Are you in the habit of bandaging your horse’s wounds, or leaving them to “air out”? Is one approach better than the other? A new study attempts to answer this question.
If your horse has a wound, should you bandage it or not? Until now, equestrians have relied on their own instincts and the advice of their veterinarians to determine whether or not to bandage equine wounds. While this approach is still wise, a new study is aiming to create a more research-based standard for bandaging.
“There’s still a long way to go before we can make recommendations about what’s better, but at this stage we’ve been able to complete a descriptive study, showing what’s going on in these wounds during healing,” says veterinarian Dr. Marcio Costa, one of the researchers. Dr. Costa and his colleagues evaluated wounds in four horses, with and without bandaging. The bandaged wounds developed soft moist tissue (known as proud flesh) and consequently took about a week longer to heal that those that were unbandaged. However, the bandaged wounds had less contamination from environmental bacteria.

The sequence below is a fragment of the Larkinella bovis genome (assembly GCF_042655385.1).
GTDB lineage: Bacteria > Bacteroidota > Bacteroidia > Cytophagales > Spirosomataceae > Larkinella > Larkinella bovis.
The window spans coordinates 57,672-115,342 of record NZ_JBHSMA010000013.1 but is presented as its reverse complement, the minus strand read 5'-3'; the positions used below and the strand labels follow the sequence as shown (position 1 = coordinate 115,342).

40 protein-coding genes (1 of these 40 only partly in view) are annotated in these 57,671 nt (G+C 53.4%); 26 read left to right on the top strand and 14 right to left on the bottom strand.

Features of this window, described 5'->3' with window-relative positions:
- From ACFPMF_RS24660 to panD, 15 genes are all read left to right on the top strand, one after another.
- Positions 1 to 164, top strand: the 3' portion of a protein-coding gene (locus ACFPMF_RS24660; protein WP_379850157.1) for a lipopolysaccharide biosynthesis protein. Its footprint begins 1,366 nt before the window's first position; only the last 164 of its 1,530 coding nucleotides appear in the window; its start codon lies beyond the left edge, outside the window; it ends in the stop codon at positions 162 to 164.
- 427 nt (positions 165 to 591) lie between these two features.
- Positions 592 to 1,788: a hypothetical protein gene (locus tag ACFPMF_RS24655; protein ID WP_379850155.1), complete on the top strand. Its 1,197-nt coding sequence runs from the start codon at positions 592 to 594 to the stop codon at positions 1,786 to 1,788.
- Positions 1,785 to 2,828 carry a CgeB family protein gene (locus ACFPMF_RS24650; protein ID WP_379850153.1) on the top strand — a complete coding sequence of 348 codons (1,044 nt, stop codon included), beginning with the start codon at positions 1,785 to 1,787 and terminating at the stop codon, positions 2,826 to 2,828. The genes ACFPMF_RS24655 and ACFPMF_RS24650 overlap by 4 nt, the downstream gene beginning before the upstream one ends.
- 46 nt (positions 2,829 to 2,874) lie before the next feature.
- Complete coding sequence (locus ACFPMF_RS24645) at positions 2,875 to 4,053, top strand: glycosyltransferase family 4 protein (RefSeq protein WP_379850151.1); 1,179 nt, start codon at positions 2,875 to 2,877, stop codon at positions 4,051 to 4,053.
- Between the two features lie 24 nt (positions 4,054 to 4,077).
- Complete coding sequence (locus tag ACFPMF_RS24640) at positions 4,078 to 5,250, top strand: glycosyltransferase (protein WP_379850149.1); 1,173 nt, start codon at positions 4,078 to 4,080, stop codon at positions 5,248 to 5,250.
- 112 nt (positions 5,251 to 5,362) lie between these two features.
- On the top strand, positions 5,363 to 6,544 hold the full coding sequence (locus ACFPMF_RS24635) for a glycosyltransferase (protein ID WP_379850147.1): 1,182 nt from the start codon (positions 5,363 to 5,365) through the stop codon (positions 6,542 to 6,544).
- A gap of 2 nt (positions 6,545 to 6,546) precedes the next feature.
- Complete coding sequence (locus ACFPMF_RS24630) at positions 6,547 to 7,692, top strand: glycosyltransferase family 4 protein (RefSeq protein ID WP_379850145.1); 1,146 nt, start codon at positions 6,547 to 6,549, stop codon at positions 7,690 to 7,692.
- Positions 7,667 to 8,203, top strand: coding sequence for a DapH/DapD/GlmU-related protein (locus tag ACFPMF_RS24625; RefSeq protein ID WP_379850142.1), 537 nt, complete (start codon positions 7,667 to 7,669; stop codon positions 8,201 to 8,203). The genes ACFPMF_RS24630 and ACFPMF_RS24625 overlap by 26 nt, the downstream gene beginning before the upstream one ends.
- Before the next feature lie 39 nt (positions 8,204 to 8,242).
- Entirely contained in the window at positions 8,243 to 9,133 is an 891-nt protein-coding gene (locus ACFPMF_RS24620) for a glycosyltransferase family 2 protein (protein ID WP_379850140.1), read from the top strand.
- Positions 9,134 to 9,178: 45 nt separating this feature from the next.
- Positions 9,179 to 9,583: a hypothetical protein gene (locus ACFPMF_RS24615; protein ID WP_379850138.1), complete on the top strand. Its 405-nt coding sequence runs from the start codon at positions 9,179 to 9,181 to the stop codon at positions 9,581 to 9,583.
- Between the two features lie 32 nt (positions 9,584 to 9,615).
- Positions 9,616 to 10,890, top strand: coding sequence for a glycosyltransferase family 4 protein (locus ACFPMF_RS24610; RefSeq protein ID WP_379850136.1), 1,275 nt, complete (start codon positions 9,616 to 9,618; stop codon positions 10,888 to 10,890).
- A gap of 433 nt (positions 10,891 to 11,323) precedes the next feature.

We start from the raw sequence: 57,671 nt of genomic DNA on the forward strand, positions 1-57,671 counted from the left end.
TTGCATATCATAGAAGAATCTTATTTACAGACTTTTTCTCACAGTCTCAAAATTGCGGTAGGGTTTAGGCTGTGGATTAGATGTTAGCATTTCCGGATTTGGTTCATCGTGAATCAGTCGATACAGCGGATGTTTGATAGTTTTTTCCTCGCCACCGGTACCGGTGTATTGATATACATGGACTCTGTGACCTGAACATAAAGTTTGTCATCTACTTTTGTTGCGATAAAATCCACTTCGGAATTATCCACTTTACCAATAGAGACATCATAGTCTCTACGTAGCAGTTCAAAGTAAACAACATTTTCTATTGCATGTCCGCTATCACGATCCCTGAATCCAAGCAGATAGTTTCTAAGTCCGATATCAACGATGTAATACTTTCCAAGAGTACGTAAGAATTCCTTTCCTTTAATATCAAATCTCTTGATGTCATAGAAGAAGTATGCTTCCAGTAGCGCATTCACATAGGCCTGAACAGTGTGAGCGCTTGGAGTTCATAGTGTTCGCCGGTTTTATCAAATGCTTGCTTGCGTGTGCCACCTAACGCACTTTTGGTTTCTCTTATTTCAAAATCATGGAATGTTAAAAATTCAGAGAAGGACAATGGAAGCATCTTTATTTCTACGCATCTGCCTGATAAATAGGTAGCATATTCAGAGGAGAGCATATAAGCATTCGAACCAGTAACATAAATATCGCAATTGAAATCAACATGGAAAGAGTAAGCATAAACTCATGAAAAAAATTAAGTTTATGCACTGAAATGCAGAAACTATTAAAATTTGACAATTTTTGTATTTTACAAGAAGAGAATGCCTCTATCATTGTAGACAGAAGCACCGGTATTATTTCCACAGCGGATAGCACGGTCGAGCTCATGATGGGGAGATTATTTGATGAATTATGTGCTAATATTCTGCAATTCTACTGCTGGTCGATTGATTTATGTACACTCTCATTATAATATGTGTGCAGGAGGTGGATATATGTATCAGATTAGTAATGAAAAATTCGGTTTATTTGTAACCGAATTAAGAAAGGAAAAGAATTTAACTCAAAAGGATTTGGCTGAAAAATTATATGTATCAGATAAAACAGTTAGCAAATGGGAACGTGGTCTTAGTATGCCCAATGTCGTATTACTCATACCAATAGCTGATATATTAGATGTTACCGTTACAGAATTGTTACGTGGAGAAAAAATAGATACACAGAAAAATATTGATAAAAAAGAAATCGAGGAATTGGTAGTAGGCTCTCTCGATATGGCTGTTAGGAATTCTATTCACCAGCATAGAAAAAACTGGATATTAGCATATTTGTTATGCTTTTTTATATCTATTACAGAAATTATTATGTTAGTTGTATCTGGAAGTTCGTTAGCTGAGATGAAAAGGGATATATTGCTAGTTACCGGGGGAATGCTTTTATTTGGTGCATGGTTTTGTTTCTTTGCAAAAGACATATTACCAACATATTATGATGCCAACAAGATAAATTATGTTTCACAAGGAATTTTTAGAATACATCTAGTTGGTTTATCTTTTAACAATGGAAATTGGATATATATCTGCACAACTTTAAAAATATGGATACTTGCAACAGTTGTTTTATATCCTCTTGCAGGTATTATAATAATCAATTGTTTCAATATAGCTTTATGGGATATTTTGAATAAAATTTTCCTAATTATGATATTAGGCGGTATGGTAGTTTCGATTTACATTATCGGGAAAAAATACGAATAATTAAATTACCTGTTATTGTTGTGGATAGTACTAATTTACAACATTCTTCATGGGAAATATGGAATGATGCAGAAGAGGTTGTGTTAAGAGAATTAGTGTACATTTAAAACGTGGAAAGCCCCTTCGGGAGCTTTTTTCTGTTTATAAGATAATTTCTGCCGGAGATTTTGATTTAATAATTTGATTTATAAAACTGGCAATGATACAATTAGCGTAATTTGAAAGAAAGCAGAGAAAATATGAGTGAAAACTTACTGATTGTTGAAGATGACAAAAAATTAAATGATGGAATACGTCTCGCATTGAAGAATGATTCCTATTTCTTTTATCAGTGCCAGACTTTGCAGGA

The difference in healing times between limb and body wounds was also assessed. The physiological differences between wounds in these locations result in different healing times (limb wounds take longer to heal). The team hopes to use these findings to further explore best wound management practices.